Elfriede Lohse-Wächtler, The Absinth Drinker (Self-Portrait), 1931
Elfriede Lohse-Wächtler (1899-1940) was born in Dresden where, in 1915, she began her artistic studies at the Dresden School for the Decorative and Applied Arts. She also took extracurricular courses in drawing and painting with Otto Gussmann at the Dresden Fine Art Academy. In 1919, Elfriede Wächtler came into contact with Franz Pfemfert's circle, the Berlin Dadaists and, most importantly, the Dresden Secession Group (founded, amongst others, by Otto Dix and Conrad Felixmüller). Lohse-Wächtler rented space in Felixmüller's Dresden studio and began to earn her living as a freelance illustrator. Otto Dix and Conrad Felixmüller introduced Elfriede Wächtler to the artist and singer Kurt Lohse and they married in 1921.
Otto Dix, The Painter Kurt Lohse, 1914
In 1925, the couple moved to Hamburg, where Kurt Lohse found employment as a chorus singer. The couple finally separated in 1926. Elfriede Lohse-Wächtler's most creative phase coincided with the Hamburg period. Her main works in oil, pastel and watercolour - city views, self-portraits, couples, prostitutes and subject matter drawn from the working-class environment - were produced between 1927 and 1931. In 1928, she participated in several New Objectivity exhibitions.
Kurt Lohse, Elfriede Lohse-Wächtler, 1927
Due to a nervous breakdown, Elfriede Lohse-Wächtler was interned in the Hamburg-Friedrichsberg psychiatric clinic in 1929. There she did the "Friedrichsberger Heads", roughly sixty drawings and head and body studies in pastels of psychiatric patients. After her recovery, Lohse-Wächtler experienced another productive phase and, in 1930-31, showed her work at venues that included the prestigious Hamburger Kunsthalle.
Elfriede Lohse-Wächtler, Paar [Lovers], 1930
After her her mental state deteriorated again, Elfriede Lohse-Wächtler returned to her parents' home in Dresden in 1931 At her father's instigation she was committed to the Arnsdorf psychiatric institution, where she was diagnosed as schizophrenic. Initially, Lohse-Wächtler had the opportunity to continue her artistic work in Arnsdorf. After the Nazi-régime came into power in 1933, she was "asked" to agree to a voluntary sterilisation. She didn't agree and, as a consequence, lost all her "privileges". In 1935, she was declared mentally incompetent, her marriage with Kurt Lohse was separated, and she was sterilized by force under the Nazi Euthanasia Program.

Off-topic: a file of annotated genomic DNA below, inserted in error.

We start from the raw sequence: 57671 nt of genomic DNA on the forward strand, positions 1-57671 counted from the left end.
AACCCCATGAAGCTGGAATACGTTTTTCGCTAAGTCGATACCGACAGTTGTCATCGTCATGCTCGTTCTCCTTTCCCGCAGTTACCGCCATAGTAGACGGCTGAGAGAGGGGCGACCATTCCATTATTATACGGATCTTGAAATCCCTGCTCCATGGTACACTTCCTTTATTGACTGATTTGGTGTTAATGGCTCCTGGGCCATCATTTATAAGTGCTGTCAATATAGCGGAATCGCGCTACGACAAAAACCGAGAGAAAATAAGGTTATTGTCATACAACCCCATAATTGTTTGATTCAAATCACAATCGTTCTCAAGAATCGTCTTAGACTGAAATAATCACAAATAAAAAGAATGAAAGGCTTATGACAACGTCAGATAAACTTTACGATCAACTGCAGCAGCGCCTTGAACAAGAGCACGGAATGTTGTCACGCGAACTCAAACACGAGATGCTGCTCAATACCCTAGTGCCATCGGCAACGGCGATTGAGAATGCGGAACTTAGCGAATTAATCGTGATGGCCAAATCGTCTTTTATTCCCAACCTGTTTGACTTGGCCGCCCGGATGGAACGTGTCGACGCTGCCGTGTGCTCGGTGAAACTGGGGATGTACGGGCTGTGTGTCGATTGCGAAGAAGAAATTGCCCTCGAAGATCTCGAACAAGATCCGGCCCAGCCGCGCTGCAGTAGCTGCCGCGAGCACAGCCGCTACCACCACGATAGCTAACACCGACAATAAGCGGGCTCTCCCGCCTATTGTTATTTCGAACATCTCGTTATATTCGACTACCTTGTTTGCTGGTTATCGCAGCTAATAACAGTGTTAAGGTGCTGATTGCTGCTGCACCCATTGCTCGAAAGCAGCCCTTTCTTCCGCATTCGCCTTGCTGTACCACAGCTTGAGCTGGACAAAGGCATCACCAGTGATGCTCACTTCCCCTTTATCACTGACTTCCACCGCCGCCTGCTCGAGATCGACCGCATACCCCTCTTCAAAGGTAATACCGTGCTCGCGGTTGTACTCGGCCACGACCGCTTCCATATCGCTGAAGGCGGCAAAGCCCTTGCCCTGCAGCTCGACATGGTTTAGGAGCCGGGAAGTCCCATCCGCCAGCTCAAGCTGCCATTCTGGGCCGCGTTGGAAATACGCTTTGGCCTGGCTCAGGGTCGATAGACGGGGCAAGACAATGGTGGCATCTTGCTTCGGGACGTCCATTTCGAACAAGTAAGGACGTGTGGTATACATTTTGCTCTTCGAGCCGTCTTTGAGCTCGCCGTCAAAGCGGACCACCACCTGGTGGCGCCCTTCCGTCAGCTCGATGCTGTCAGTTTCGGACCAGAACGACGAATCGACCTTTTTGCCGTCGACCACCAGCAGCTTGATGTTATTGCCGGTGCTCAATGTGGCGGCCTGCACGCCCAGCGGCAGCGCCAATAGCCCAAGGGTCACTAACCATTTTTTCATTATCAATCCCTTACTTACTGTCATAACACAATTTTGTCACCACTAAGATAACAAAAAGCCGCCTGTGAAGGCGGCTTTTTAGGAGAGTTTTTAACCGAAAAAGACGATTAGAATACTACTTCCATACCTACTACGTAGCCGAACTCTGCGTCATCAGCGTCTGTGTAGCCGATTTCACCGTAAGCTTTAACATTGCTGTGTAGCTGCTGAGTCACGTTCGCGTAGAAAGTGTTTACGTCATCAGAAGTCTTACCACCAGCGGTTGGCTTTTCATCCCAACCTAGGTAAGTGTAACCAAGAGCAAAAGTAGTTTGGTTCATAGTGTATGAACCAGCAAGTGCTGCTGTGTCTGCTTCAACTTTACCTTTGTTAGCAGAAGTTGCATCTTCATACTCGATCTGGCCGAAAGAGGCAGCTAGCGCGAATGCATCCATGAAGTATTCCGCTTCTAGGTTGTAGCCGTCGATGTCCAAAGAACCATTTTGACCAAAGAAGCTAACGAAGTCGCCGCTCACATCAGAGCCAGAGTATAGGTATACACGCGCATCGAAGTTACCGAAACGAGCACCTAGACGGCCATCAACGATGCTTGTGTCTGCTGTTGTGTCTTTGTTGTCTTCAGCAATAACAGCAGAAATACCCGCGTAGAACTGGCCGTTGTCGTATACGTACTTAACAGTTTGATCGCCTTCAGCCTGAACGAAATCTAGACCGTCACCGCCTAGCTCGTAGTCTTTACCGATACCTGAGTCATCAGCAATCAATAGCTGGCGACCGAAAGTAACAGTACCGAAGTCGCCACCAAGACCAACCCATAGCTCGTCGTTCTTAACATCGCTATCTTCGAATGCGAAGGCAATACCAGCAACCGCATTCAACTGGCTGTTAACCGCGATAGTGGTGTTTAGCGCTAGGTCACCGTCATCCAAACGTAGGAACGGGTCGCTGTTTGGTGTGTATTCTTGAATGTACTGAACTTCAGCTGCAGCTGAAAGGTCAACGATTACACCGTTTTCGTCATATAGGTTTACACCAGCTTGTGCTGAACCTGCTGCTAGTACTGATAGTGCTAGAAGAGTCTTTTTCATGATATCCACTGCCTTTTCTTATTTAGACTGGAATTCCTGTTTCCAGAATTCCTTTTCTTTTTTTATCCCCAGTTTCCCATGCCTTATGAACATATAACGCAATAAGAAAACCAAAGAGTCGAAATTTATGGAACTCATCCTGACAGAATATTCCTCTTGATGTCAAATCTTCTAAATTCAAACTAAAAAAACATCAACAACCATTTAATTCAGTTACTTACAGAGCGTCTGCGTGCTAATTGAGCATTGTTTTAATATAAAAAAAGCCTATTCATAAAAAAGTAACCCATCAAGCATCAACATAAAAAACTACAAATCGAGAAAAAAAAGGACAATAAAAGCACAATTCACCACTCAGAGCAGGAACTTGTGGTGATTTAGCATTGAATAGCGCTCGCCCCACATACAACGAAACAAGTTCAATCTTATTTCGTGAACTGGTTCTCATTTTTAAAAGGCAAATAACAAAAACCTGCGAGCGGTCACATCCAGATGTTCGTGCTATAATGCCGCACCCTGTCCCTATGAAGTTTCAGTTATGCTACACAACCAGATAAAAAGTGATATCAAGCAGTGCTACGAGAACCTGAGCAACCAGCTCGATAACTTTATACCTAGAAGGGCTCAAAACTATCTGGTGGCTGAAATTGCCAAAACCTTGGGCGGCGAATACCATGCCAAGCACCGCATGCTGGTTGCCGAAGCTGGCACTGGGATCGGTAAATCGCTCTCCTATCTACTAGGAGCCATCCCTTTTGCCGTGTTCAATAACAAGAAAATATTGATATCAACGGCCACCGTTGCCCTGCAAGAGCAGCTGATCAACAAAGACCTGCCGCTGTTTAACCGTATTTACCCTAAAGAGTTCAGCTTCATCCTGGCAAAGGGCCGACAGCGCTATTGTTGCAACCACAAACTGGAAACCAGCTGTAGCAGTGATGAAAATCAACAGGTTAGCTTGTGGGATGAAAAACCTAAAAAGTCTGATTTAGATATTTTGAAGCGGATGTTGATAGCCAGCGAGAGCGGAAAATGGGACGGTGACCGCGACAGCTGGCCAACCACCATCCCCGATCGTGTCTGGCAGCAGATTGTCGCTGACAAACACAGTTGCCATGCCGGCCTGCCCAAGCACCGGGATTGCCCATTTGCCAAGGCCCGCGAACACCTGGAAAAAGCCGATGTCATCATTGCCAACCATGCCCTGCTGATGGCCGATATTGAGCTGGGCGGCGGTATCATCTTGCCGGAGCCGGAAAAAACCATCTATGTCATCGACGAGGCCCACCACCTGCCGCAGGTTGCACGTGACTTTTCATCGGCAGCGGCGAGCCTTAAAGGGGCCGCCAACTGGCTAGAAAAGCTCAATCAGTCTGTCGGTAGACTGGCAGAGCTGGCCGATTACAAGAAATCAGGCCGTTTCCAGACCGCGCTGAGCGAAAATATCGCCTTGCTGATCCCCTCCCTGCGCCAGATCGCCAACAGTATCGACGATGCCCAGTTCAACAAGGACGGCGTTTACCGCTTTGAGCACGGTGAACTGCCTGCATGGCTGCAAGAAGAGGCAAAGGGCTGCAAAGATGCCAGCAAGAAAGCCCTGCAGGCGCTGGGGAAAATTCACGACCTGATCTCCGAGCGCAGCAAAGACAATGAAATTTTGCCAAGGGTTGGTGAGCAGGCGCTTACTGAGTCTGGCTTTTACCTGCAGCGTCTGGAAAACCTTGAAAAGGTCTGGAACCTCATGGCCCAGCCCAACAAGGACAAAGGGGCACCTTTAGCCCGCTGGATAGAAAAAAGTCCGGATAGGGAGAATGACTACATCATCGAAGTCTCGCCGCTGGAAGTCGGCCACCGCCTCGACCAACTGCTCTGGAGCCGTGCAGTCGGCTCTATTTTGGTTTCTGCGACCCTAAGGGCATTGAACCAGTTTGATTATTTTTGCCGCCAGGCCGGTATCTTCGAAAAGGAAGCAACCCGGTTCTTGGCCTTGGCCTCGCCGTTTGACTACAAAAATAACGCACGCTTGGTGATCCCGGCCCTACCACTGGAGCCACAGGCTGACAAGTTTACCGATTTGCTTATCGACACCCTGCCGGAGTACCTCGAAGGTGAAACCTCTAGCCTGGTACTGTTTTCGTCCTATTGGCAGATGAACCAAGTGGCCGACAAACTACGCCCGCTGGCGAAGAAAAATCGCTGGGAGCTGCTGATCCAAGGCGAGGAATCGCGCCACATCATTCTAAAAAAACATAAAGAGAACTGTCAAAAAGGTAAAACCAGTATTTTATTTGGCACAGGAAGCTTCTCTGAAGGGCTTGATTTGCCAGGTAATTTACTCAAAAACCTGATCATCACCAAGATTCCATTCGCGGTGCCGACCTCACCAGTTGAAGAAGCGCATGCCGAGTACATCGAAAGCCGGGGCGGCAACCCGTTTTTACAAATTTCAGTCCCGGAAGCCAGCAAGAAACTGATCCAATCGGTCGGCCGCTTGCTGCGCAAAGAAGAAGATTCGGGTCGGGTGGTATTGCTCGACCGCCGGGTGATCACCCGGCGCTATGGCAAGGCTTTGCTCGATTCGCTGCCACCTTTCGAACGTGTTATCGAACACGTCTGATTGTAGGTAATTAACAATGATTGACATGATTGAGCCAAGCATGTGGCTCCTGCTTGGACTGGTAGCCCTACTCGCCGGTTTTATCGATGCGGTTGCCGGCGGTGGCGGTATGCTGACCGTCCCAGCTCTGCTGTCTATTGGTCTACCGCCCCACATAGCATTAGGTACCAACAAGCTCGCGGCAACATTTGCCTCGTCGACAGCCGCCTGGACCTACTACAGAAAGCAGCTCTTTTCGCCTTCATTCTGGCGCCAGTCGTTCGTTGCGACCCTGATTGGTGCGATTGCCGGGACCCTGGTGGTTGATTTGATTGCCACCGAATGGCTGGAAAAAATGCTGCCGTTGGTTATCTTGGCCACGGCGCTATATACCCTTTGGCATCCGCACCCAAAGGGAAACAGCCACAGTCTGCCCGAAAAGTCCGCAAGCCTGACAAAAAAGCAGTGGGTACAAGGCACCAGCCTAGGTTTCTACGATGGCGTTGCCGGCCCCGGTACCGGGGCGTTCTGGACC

Elfriede Lohse-Wächtler, Lissy (Self-Portrait), 1931
Defamed as "degenerate art" in 1937, Lohse-Wächtler's work was in part destroyed. She herself fell victim of the Nazi régime and died in the gas chamber at Pirna-Sonnenschein under the regulations of the "T4" euthanasia program on 31 July or 1 August 1940. Today, there are several places in Hamburg and Dresden remembering Elfriede Lohse-Wächtler, and her work is regularly exhibited. You can see more works of Elfriede Lohse-Wächtler and Kurt Lohse here in my Flickr set.
Elfriede Lohse-Wächtler, Couple (A Flower), 1930
Also interned in the Arnsdorf psychiatric institution (since 1938) was Marianne Schönfelder, an aunt of Gerhard Richter, who was to become one of the world’s best-paid artists. Marianne was forcibly sterilised and, by 1945, starved to death by Nazi doctors. Gerhard Richter remembered her in his famous 1965 painting Tante Marianne. Painted after an old family photo, it shows Gerhard Richter as a baby with his then fifteen years old aunt:
Gerhard Richter Tante [Aunt] Marianne, 1965
Gerhard Richter’s late father-in-law, Heinrich Eufinger, was the SS doctor responsible for carrying out the sterilisation of the mentally ill and for implementing the euthanasia programme in the Dresden area. Richter, without realising it, had married into a family deeply implicated in the killing of his aunt. You can read more details about this painting and the terrible family story behind it in this 2006 article of the London Times.